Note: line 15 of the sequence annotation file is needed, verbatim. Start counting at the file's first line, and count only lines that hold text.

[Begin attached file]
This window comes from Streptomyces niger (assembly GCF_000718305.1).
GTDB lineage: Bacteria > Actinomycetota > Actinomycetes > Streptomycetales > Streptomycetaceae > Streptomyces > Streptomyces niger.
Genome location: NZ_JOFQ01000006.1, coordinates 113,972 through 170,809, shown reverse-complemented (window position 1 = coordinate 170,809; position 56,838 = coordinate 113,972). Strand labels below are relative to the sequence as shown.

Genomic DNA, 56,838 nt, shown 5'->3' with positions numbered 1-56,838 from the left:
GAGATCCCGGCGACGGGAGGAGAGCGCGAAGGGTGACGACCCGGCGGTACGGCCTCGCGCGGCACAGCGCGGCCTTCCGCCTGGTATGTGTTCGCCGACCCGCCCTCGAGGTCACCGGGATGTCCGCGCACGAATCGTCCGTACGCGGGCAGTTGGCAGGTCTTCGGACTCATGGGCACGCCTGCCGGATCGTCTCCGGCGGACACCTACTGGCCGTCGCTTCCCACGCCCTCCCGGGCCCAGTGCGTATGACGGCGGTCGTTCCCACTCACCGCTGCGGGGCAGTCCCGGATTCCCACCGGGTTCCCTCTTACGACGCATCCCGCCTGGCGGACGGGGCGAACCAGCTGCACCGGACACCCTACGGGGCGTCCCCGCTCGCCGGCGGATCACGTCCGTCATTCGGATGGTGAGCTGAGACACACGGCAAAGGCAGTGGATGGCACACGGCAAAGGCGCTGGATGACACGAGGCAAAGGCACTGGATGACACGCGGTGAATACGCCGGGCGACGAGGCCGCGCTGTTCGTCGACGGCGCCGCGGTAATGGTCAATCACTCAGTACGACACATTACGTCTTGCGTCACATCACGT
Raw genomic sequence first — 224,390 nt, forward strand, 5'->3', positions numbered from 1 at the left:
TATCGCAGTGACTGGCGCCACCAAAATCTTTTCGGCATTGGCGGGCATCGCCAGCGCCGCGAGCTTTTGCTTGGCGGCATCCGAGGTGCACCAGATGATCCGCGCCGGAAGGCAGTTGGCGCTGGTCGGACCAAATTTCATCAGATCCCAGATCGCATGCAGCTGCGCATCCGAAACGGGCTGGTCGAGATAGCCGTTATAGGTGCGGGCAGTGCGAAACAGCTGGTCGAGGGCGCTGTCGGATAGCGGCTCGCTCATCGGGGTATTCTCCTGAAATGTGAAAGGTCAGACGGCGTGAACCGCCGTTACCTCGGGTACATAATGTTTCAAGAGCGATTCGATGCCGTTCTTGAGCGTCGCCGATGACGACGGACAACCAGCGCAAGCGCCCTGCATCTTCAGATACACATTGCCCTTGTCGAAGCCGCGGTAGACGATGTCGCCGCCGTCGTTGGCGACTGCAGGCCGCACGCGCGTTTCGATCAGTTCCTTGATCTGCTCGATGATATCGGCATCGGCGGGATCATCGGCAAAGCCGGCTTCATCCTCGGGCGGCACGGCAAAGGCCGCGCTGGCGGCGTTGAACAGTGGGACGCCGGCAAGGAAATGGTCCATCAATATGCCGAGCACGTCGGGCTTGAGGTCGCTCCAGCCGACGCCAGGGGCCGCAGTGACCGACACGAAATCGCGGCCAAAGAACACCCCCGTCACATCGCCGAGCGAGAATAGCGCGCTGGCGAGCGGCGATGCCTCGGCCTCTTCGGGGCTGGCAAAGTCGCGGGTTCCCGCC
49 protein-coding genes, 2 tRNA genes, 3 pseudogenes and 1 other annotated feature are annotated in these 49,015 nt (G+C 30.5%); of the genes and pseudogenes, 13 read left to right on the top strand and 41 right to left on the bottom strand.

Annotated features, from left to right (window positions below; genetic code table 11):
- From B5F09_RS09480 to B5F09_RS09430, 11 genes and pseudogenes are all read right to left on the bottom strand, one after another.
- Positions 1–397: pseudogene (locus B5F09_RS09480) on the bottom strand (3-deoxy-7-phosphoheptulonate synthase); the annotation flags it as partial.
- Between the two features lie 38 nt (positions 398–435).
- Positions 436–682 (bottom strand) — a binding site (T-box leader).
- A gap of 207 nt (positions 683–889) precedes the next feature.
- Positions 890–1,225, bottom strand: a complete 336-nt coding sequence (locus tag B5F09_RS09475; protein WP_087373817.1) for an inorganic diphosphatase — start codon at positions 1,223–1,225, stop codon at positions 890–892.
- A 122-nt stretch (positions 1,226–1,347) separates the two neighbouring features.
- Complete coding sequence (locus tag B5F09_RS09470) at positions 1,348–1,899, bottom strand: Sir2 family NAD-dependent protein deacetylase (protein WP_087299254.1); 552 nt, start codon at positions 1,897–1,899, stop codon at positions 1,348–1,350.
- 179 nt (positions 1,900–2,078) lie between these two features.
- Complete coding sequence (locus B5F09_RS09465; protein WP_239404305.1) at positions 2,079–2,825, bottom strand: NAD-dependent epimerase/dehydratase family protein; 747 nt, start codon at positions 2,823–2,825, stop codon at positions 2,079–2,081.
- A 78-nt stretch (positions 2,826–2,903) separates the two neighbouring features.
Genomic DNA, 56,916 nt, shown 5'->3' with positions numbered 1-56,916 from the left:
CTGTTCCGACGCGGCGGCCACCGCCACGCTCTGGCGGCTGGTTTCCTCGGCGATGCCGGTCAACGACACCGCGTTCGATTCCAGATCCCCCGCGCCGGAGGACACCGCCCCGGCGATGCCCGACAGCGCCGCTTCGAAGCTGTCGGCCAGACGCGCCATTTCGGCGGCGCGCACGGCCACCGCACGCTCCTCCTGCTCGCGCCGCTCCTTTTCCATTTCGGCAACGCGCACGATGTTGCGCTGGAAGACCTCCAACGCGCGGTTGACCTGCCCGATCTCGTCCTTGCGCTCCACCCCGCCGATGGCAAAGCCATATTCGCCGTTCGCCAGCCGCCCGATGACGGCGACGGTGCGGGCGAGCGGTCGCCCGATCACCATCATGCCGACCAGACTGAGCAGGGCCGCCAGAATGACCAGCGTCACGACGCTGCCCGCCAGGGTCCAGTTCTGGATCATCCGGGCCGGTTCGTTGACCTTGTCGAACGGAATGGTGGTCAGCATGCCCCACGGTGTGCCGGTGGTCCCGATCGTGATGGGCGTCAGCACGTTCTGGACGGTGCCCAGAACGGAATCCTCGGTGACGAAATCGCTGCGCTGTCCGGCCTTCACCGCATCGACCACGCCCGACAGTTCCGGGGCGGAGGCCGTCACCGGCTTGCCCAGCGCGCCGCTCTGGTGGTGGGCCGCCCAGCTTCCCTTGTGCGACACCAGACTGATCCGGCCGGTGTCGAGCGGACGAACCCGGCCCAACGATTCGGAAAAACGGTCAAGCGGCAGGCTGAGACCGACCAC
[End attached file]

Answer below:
- Positions 890–1,225, bottom strand: a complete 336-nt coding sequence (locus tag B5F09_RS09475; protein WP_087373817.1) for an inorganic diphosphatase — start codon at positions 1,223–1,225, stop codon at positions 890–892.